Education is important, yes, but the statistics are beginning to point out that a formal degree doesn’t work for most.
Having a college degree is rapidly losing value in America. This is becoming more evident, especially in the recent development of a McDonald’s want ad posted in Winchendon, Massachusetts.
This McDonald’s want ad calls for a cashier, but only a cashier who possesses a bachelor’s degree.
What does this say about America’s education system?
As McDonald’s begins calling on their cashiers to have a bachelor’s degree, what does this say about America’s formal education system?
Is the economy so overrun with monopolistic fast food giants, that college
graduates can’t find better ways to utilize their higher education?
What types of skills are needed in America? Are college students actually attaining true life skills?
Is innovation being driven out of America’s young people?
Is unemployment so rampant that a fast food job has become a competitive, degree-seeking market?
As thousands of college graduates venture into the marketplace, fighting for McDonald’s cashier jobs requiring degrees, is higher education bringing new generations of students a false hope, a false sense of security?
Higher education is being dumbed down
Labor Department data suggests that about 284,000 college graduates are currently working minimum wage jobs. This figure has doubled since 2007. These graduates make up 8% of the minimum wage work force, which includes 37,000 or more who have advanced degrees.
Evan Feinberg, president of the advocacy group Generation Opportunity, believes that the growing uselessness of a formal education is the cause and effect of government intervention in the economy and education.
“Sadly we’ve taxed-and-spent our way to an economy in which there’s intense competition for just about any job. Combine that with government meddling in the student loan market that has artificially inflated the cost of higher education and young people are getting screwed over even worse than the country overall.”
Skyrocketing education prices give wake to cheaper alternatives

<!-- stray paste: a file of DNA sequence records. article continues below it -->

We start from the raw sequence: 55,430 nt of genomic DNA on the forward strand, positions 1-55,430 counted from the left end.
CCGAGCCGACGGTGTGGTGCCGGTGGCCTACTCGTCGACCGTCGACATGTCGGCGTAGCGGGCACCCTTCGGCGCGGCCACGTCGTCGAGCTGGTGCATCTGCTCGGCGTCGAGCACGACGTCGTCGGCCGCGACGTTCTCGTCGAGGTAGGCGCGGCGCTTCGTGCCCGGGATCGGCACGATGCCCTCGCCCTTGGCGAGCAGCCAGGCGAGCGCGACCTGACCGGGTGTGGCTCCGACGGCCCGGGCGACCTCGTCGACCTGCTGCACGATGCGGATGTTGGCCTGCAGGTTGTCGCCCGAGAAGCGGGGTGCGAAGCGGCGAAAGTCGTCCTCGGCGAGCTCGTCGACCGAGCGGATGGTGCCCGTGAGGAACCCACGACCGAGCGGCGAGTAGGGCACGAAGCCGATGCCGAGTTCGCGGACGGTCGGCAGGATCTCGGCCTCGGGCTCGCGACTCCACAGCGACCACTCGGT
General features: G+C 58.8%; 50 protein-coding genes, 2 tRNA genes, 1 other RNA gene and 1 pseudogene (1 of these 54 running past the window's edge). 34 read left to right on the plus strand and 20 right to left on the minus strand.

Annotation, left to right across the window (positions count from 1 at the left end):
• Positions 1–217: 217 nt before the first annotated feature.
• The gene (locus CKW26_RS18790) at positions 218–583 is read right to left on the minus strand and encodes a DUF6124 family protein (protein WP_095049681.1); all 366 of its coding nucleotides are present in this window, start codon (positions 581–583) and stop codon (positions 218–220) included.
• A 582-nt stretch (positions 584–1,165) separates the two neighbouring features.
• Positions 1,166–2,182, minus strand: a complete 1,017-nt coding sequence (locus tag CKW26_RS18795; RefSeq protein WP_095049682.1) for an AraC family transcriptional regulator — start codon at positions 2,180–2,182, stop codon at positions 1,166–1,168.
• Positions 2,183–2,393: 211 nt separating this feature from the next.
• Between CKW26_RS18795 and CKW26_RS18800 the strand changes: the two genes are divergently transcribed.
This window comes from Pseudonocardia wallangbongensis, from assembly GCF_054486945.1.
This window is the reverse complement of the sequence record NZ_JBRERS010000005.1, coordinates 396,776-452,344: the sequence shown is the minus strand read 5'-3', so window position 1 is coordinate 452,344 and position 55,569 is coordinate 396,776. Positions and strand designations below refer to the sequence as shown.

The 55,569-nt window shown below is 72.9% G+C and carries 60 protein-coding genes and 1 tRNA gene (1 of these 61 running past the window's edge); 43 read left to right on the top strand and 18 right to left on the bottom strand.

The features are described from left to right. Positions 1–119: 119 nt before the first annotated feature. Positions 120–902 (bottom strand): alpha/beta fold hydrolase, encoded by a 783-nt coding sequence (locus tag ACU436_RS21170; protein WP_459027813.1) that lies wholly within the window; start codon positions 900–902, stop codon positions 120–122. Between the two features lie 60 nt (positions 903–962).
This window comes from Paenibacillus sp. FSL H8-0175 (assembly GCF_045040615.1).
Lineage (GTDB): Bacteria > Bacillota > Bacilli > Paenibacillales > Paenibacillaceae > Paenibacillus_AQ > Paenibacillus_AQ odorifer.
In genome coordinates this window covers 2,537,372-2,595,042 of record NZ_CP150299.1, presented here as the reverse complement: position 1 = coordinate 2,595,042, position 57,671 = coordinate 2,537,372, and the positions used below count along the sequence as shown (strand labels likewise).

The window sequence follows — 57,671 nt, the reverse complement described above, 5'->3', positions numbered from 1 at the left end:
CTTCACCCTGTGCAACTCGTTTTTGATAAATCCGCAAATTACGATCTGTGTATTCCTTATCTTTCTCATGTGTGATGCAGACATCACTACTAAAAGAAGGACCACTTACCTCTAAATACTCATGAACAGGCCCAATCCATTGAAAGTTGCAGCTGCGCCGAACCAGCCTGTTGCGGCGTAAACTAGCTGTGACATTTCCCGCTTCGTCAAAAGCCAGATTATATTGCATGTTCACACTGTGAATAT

Not only is higher education wasted and not utilized to its fullest potential, the price of it is skyrocketing beyond reasonable means. According to the National Center for Public Policy and Higher Education, average tuition in the past twenty-five years has raised 440 percent, more than four times the rate of inflation.
An online entrepreneur and founder of eduFire, believes that low-cost online educational opportunities will force dramatic change in future higher education. His idea, eduFire, provides affordable online classes and tutoring.
He goes on to say that, “The days of jamming 500 students into lecture halls supervised by graduate students and charging them several hundred dollars per credit hour for the ‘privilege’ of learning in this fashion may be numbered.”
Simple strategies for debt free education and creative income
There are more exciting ways to make a living other than minimum wage fast food jobs. Beginning a business start up idea on the side will provide many new opportunities, networking, and income potential.
Free information exists online and in libraries. As communication, travel, and technology expands rapidly, a free education is becoming easy to obtain. One can pursue any subject they desire, from books and mentors.
There are also ways to obtain a college degree debt-free. Here is a place where you can find helpful information for a debt free education, as taught by Dave Ramsey: http://www.daveramsey.com When Mr. Ramsey hires someone on his team, he says that a degree is only part of the equation. “Attributes like desire, attitude, diligence, people skills, and on-the-job experience are extremely important.”
To avoid costly higher education that leads to a dead end minimum wage McDonald’s cashier job, prospective job seekers must become avid learners of their topic of study. They must apply themselves head on, know exactly what they want, possess courage and integrity, and gain life skills that bring value to the marketplace.